A northboundd steam loco crosses the rail bridge over Petrie Creek in Nambour, ca 1915.Picture Sunshine Coast
Along with Queensland Railways station staff, they gathered on the platforms close to the hulking great steam engines as they built up steam for their journey.
The lonely whistle of the train alerted those in earshot that the train was on its way. Gatekeeper employed by Queensland Railways closed the railway gates so the train could proceed with preference.
The horse and buggy and the bullocky with his bullock team had to wait at the gates as the mighty steam engine locomotives came chuffing through.
Water for steam was pumped directly from many clean waterways in the district, including the Maroochy and Mooloolah rivers.
Palmwoods lagoon was described on early survey maps as a permanent waterhole within a reserve for camping and railway purposes.
It was regarded as a pure water source for steam trains on their scheduled water stops at the Palmwoods Station and during World War Two that water supply point was used for up to 50,000 troops stationed in that region.
Yandina Railway Station, ca 1927. The railway line from Landsborough to Yandina was declared open on January 1, 1891.Picture Sunshine Coast
The main steam trains used were Class 16 and Class 17, introduced in the 1920s.
Steam trains were efficient in their era however one disadvantage was that they needed to stop about every 100km to take on water and have their ash box cleaned.
The old steam trains were efficient in their era and they could pull up to about 400 tons, at times using two engines.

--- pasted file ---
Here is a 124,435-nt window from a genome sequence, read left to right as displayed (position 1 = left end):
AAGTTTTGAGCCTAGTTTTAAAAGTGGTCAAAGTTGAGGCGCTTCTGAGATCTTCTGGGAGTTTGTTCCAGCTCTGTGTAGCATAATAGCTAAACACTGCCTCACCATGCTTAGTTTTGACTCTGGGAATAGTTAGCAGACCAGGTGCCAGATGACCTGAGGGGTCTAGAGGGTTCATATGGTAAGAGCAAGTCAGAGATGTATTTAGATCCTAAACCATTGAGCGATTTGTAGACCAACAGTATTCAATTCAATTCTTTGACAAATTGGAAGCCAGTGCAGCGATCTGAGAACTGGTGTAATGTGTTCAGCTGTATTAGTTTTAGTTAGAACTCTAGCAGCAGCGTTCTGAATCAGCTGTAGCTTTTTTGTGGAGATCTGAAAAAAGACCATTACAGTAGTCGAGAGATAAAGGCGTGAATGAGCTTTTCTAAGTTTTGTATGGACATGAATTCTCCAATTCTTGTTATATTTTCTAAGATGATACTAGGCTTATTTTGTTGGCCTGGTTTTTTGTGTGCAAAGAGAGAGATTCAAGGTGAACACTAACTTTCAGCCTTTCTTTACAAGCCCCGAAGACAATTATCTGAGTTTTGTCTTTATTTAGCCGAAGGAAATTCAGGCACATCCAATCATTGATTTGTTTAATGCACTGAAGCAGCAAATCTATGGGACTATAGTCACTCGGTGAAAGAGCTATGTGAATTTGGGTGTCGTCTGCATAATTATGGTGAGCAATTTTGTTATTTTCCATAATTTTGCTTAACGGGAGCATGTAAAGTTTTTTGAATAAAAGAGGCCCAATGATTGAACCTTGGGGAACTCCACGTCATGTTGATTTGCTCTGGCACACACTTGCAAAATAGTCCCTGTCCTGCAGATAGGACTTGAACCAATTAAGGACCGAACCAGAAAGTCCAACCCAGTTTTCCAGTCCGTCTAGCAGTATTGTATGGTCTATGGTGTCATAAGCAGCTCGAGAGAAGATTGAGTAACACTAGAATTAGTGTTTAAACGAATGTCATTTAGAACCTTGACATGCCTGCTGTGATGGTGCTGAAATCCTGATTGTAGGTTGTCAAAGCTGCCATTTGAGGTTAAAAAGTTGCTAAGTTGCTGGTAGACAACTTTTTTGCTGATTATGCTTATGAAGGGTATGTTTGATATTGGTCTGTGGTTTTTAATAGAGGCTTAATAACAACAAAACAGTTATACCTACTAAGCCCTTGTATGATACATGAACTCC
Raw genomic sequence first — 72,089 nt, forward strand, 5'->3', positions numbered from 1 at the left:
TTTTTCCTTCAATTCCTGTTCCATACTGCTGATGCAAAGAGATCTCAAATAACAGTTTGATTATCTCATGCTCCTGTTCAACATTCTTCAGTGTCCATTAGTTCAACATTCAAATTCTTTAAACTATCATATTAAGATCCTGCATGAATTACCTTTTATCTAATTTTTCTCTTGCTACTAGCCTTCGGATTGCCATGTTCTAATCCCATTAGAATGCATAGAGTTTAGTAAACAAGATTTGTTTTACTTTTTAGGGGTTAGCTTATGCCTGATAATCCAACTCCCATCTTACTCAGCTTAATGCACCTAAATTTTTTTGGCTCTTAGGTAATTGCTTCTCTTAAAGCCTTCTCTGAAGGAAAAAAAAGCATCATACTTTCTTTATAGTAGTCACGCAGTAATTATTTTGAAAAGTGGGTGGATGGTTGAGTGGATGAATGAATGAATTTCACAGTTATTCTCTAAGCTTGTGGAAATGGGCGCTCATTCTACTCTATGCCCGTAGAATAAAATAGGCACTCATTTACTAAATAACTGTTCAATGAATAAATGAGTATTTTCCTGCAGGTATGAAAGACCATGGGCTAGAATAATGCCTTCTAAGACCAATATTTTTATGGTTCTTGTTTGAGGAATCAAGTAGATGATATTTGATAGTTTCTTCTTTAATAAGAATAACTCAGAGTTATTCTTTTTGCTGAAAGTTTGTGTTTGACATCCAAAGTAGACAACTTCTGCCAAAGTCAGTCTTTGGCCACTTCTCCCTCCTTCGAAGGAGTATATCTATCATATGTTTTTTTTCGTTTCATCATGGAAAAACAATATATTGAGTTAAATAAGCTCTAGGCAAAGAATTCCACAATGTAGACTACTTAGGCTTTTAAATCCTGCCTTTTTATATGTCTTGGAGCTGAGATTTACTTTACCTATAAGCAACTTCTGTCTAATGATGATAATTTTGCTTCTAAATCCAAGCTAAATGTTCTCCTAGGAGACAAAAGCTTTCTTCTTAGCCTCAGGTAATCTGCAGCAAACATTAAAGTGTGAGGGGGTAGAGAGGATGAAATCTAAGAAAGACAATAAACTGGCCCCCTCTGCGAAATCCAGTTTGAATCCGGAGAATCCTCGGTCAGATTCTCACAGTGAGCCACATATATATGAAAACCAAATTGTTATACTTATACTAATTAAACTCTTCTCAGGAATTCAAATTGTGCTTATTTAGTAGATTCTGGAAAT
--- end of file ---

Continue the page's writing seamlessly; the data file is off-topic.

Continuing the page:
When diesel was introduced in the late 1950s and early 1960s, the days of the steam train slowly declined.
In terms of efficiency, diesel was more cost efficient but many still miss the rumble and roar of steam engines as they steamed into the station.
Who could forget the soot and smoke if you put your head out the window to take a look as the train rumbled along around the curves on those old rail lines of the Near North Coast?
The steam train engines were withdrawn from service with Queensland Rail after diesel engines were introduced in 1969.
Happy Valley Class 17 steam locomotive used as play structure, Caloundra ca 1971.Picture Sunshine Coast
An early memory for many long-term locals was the decommissioned Class 17 steam train locomotive, Number 967.
It was moved to Happy Valley, near Bulcock Beach, as a piece of playground equipment sometime after 1969, assisted by Caloundra Rotary Club members who gave it a coat of paint.
The engine was built in 1950 by Walkers & Sons Ltd of Maryborough and began operation with Queensland Railways that same year.
The train engine was a popular play structure in the Happy Valley camping area unti it was removed in 1985 after it was bought by the Ghan Preservation Society in Alice Springs.
The locomotive was purchased by Beaudesert Rail in 2000, restored and returned to service in early 2003, for use on Beaudesert-Logan Village tourist trains.
On August 22, 2007, the Mary Valley Heritage Railway bought the locomotive and returned it to service on the scenic Mary Valley Heritage Railway as one of the "Rattlers”.
Hopefully Number 967 will soon be on the move again in the Mary Valley.
This article first appeared on www.sunshinecoastdaily.com.au